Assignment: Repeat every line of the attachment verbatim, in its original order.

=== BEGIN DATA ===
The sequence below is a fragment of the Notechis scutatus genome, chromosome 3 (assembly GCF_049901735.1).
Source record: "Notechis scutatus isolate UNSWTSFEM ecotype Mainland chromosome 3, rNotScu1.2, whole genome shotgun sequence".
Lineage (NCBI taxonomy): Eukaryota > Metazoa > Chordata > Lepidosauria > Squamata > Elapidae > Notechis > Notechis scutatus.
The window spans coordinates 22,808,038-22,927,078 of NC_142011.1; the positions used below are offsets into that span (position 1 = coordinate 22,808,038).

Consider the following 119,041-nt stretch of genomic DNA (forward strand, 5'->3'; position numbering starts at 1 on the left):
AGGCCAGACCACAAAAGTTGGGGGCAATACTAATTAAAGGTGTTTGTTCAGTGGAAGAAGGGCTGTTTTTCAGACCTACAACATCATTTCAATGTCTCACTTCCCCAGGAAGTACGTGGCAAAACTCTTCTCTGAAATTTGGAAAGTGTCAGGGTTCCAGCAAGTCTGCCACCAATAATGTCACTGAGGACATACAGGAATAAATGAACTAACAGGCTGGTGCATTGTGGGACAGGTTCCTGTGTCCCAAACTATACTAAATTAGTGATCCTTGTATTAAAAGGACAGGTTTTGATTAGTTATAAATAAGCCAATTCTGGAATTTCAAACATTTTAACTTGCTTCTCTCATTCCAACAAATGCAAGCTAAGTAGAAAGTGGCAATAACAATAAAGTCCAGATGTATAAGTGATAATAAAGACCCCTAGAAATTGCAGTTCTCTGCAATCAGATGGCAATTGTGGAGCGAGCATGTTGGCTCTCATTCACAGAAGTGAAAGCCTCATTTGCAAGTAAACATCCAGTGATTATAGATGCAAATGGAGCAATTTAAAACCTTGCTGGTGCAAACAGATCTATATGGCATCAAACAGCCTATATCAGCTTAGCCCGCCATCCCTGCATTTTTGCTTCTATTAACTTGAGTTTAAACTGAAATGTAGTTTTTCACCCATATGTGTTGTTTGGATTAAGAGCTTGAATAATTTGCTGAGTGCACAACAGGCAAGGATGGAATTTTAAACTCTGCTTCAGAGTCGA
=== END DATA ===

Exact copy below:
The sequence below is a fragment of the Notechis scutatus genome, chromosome 3 (assembly GCF_049901735.1).
Source record: "Notechis scutatus isolate UNSWTSFEM ecotype Mainland chromosome 3, rNotScu1.2, whole genome shotgun sequence".
Lineage (NCBI taxonomy): Eukaryota > Metazoa > Chordata > Lepidosauria > Squamata > Elapidae > Notechis > Notechis scutatus.
The window spans coordinates 22,808,038-22,927,078 of NC_142011.1; the positions used below are offsets into that span (position 1 = coordinate 22,808,038).

Consider the following 119,041-nt stretch of genomic DNA (forward strand, 5'->3'; position numbering starts at 1 on the left):
AGGCCAGACCACAAAAGTTGGGGGCAATACTAATTAAAGGTGTTTGTTCAGTGGAAGAAGGGCTGTTTTTCAGACCTACAACATCATTTCAATGTCTCACTTCCCCAGGAAGTACGTGGCAAAACTCTTCTCTGAAATTTGGAAAGTGTCAGGGTTCCAGCAAGTCTGCCACCAATAATGTCACTGAGGACATACAGGAATAAATGAACTAACAGGCTGGTGCATTGTGGGACAGGTTCCTGTGTCCCAAACTATACTAAATTAGTGATCCTTGTATTAAAAGGACAGGTTTTGATTAGTTATAAATAAGCCAATTCTGGAATTTCAAACATTTTAACTTGCTTCTCTCATTCCAACAAATGCAAGCTAAGTAGAAAGTGGCAATAACAATAAAGTCCAGATGTATAAGTGATAATAAAGACCCCTAGAAATTGCAGTTCTCTGCAATCAGATGGCAATTGTGGAGCGAGCATGTTGGCTCTCATTCACAGAAGTGAAAGCCTCATTTGCAAGTAAACATCCAGTGATTATAGATGCAAATGGAGCAATTTAAAACCTTGCTGGTGCAAACAGATCTATATGGCATCAAACAGCCTATATCAGCTTAGCCCGCCATCCCTGCATTTTTGCTTCTATTAACTTGAGTTTAAACTGAAATGTAGTTTTTCACCCATATGTGTTGTTTGGATTAAGAGCTTGAATAATTTGCTGAGTGCACAACAGGCAAGGATGGAATTTTAAACTCTGCTTCAGAGTCGA